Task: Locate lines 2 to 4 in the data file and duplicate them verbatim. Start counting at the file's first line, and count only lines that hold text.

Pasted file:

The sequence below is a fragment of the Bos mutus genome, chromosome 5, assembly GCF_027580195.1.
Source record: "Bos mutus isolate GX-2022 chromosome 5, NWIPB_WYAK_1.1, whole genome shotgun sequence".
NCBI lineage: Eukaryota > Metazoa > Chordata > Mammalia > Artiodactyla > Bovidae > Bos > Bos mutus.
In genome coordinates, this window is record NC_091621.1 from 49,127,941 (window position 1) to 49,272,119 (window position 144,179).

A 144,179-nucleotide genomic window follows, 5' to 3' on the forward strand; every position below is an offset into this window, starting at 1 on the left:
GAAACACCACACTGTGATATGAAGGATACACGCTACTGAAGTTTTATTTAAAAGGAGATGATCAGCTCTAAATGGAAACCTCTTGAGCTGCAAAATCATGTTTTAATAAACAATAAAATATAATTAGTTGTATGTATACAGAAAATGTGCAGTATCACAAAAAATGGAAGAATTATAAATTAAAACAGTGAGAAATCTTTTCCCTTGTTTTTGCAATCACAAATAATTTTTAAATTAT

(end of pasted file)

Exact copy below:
Source record: "Bos mutus isolate GX-2022 chromosome 5, NWIPB_WYAK_1.1, whole genome shotgun sequence".
NCBI lineage: Eukaryota > Metazoa > Chordata > Mammalia > Artiodactyla > Bovidae > Bos > Bos mutus.
In genome coordinates, this window is record NC_091621.1 from 49,127,941 (window position 1) to 49,272,119 (window position 144,179).